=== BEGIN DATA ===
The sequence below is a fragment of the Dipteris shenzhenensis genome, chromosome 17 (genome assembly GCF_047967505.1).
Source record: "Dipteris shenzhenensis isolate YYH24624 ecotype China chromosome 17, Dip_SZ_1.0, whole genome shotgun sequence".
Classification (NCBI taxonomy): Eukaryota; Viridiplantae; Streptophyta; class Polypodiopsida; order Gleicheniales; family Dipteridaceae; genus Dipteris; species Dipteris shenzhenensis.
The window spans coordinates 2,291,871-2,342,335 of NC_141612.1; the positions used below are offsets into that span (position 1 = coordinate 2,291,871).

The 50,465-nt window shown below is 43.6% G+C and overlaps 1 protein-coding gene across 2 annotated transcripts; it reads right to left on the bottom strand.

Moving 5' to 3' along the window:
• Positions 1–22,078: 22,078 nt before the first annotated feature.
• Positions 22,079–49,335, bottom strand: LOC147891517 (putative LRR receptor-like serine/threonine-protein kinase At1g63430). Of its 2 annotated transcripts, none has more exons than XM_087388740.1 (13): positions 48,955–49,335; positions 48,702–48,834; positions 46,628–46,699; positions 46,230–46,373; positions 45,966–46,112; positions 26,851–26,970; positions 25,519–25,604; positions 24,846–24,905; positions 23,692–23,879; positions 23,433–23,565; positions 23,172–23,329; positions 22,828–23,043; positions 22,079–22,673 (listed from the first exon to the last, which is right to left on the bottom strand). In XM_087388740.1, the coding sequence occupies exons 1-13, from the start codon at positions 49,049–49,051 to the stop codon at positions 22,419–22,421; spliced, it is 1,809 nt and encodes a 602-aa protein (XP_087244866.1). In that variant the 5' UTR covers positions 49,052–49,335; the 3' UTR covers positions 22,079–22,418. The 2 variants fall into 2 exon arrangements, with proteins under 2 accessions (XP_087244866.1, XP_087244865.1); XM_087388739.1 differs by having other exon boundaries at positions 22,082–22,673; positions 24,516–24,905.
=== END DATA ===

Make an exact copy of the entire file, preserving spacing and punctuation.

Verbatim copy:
The sequence below is a fragment of the Dipteris shenzhenensis genome, chromosome 17 (genome assembly GCF_047967505.1).
Source record: "Dipteris shenzhenensis isolate YYH24624 ecotype China chromosome 17, Dip_SZ_1.0, whole genome shotgun sequence".
Classification (NCBI taxonomy): Eukaryota; Viridiplantae; Streptophyta; class Polypodiopsida; order Gleicheniales; family Dipteridaceae; genus Dipteris; species Dipteris shenzhenensis.
The window spans coordinates 2,291,871-2,342,335 of NC_141612.1; the positions used below are offsets into that span (position 1 = coordinate 2,291,871).

The 50,465-nt window shown below is 43.6% G+C and overlaps 1 protein-coding gene across 2 annotated transcripts; it reads right to left on the bottom strand.

Moving 5' to 3' along the window:
• Positions 1–22,078: 22,078 nt before the first annotated feature.
• Positions 22,079–49,335, bottom strand: LOC147891517 (putative LRR receptor-like serine/threonine-protein kinase At1g63430). Of its 2 annotated transcripts, none has more exons than XM_087388740.1 (13): positions 48,955–49,335; positions 48,702–48,834; positions 46,628–46,699; positions 46,230–46,373; positions 45,966–46,112; positions 26,851–26,970; positions 25,519–25,604; positions 24,846–24,905; positions 23,692–23,879; positions 23,433–23,565; positions 23,172–23,329; positions 22,828–23,043; positions 22,079–22,673 (listed from the first exon to the last, which is right to left on the bottom strand). In XM_087388740.1, the coding sequence occupies exons 1-13, from the start codon at positions 49,049–49,051 to the stop codon at positions 22,419–22,421; spliced, it is 1,809 nt and encodes a 602-aa protein (XP_087244866.1). In that variant the 5' UTR covers positions 49,052–49,335; the 3' UTR covers positions 22,079–22,418. The 2 variants fall into 2 exon arrangements, with proteins under 2 accessions (XP_087244866.1, XP_087244865.1); XM_087388739.1 differs by having other exon boundaries at positions 22,082–22,673; positions 24,516–24,905.